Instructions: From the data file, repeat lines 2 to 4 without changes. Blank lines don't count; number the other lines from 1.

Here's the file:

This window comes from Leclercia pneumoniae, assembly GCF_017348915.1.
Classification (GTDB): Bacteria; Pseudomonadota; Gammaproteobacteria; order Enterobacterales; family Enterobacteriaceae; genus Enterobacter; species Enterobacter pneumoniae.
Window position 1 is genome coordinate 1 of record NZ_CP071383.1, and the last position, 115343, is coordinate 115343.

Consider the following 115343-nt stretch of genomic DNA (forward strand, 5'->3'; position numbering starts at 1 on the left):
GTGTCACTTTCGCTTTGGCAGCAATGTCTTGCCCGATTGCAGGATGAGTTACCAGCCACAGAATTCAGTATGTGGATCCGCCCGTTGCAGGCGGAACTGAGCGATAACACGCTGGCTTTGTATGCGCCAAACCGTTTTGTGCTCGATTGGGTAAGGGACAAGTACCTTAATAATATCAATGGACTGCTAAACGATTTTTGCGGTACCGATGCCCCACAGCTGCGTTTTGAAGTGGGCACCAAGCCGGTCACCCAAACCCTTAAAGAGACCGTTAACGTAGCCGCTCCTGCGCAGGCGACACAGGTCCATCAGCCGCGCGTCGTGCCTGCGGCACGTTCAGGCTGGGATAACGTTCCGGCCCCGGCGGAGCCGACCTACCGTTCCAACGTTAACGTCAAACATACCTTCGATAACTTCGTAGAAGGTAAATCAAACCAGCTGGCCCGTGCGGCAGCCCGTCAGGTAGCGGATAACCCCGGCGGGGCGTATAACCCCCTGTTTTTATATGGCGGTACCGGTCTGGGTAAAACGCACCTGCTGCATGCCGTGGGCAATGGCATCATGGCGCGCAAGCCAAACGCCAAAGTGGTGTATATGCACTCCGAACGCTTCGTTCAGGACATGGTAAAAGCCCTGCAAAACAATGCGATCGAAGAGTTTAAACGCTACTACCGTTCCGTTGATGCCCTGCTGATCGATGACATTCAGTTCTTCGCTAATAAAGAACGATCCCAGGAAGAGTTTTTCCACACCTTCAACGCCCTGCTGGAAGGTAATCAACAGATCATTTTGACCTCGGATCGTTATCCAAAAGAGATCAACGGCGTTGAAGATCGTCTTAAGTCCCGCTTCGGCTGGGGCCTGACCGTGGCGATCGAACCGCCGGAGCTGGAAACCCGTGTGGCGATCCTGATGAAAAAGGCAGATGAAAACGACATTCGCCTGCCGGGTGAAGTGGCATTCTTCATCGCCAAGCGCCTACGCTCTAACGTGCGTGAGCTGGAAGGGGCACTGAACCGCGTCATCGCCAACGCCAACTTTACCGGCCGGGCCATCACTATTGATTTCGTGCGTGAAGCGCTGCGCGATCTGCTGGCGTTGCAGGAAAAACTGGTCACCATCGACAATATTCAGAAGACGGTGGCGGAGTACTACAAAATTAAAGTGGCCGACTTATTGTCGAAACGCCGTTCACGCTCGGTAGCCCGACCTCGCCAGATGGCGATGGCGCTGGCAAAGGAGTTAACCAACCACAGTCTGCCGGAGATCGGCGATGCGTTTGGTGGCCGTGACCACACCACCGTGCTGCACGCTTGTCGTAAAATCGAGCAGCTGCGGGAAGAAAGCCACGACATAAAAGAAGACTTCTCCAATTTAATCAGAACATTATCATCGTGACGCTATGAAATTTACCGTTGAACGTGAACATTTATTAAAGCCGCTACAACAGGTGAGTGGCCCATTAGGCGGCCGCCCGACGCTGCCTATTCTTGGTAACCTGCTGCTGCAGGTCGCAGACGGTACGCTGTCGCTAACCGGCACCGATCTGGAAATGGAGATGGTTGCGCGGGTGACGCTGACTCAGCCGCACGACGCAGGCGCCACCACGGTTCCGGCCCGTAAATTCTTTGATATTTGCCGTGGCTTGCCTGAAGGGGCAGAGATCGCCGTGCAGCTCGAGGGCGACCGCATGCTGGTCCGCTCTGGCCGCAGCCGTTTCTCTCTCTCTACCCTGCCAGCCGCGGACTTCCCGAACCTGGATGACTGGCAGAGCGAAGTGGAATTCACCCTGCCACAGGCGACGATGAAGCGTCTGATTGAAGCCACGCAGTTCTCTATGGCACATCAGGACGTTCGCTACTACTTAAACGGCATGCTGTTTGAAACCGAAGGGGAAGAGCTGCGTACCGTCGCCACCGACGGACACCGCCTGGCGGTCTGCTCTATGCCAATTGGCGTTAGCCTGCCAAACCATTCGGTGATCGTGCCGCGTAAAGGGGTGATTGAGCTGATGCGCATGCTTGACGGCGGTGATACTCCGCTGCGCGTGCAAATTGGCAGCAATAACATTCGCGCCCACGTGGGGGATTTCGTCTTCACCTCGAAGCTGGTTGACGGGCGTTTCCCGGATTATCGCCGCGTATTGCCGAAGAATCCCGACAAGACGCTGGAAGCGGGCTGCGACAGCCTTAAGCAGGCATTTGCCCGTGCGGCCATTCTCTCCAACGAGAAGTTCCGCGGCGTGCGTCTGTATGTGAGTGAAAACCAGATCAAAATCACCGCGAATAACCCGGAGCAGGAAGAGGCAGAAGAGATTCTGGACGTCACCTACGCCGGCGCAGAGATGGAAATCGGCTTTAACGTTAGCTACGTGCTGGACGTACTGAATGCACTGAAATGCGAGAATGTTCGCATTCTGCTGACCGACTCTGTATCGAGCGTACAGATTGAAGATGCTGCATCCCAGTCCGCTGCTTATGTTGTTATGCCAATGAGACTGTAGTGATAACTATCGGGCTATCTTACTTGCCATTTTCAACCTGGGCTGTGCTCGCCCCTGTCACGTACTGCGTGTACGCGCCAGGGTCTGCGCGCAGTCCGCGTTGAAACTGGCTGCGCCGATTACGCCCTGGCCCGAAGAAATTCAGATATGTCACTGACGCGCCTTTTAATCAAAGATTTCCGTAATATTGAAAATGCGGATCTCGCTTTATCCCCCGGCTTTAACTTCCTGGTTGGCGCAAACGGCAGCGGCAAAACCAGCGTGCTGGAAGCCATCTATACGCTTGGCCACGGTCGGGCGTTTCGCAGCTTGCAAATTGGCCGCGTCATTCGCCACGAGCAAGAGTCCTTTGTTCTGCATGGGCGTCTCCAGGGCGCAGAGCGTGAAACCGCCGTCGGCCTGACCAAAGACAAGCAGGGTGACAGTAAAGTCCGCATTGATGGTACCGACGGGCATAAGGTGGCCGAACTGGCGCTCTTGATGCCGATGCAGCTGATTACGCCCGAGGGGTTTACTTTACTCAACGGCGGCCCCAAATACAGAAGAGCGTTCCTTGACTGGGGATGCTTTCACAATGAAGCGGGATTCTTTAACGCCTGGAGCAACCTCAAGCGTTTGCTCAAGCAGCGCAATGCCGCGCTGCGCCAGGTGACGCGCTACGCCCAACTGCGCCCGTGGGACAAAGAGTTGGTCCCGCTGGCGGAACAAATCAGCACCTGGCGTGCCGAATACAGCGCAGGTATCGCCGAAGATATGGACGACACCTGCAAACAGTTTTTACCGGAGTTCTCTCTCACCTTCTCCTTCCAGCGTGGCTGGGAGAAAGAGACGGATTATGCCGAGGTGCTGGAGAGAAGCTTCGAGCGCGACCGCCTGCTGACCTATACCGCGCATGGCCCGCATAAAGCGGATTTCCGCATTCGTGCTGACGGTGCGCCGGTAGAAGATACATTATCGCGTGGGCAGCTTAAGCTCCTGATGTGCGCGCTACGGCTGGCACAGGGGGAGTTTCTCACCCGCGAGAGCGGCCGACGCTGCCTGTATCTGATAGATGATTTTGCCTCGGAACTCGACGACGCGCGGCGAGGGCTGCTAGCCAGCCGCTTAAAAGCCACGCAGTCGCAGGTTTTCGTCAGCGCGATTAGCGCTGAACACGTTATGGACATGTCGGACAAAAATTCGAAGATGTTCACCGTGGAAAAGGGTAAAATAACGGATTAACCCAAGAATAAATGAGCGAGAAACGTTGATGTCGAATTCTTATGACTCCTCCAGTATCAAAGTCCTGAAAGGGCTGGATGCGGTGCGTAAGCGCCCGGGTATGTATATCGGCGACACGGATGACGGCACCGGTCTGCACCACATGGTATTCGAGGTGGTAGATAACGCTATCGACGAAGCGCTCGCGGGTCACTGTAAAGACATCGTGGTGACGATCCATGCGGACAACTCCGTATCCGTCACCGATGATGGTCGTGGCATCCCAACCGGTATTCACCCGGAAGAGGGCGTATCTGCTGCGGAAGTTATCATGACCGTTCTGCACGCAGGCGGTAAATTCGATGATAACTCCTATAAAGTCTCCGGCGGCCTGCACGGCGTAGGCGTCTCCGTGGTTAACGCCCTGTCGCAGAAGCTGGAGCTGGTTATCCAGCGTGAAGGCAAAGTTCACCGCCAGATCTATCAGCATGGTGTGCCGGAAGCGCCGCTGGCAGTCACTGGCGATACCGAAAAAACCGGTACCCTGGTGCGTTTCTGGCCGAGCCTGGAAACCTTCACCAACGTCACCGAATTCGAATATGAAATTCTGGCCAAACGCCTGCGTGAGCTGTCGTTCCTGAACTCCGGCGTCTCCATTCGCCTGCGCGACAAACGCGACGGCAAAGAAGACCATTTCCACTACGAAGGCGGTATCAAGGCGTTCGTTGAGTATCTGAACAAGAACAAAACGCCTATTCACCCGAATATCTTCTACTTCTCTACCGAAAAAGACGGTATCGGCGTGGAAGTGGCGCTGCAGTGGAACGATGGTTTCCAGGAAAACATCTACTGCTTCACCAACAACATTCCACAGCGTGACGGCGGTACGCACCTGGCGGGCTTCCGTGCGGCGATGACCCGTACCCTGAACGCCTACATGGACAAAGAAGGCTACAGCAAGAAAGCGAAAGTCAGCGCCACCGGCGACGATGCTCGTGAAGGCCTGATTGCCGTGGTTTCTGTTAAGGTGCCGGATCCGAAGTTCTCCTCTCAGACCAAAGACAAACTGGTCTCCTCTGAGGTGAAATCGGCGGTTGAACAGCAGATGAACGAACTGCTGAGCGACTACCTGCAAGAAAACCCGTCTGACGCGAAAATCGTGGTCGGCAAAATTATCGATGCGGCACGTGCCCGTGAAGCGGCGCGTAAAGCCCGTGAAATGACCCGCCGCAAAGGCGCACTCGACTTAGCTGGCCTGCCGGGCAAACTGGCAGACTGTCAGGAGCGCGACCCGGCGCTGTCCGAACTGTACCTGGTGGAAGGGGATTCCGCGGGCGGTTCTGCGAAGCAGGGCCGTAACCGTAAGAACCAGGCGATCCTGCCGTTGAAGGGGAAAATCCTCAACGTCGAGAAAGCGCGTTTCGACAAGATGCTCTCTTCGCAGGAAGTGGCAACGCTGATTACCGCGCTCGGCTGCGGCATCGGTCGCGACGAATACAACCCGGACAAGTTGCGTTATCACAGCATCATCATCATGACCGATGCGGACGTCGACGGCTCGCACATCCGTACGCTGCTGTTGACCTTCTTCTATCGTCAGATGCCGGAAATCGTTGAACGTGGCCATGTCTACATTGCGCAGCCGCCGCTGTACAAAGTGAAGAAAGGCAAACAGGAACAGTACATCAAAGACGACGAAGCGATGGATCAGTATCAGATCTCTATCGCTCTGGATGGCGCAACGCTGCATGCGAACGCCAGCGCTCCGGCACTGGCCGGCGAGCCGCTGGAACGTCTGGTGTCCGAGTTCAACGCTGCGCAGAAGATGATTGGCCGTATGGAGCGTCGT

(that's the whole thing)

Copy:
Classification (GTDB): Bacteria; Pseudomonadota; Gammaproteobacteria; order Enterobacterales; family Enterobacteriaceae; genus Enterobacter; species Enterobacter pneumoniae.
Window position 1 is genome coordinate 1 of record NZ_CP071383.1, and the last position, 115343, is coordinate 115343.

Consider the following 115343-nt stretch of genomic DNA (forward strand, 5'->3'; position numbering starts at 1 on the left):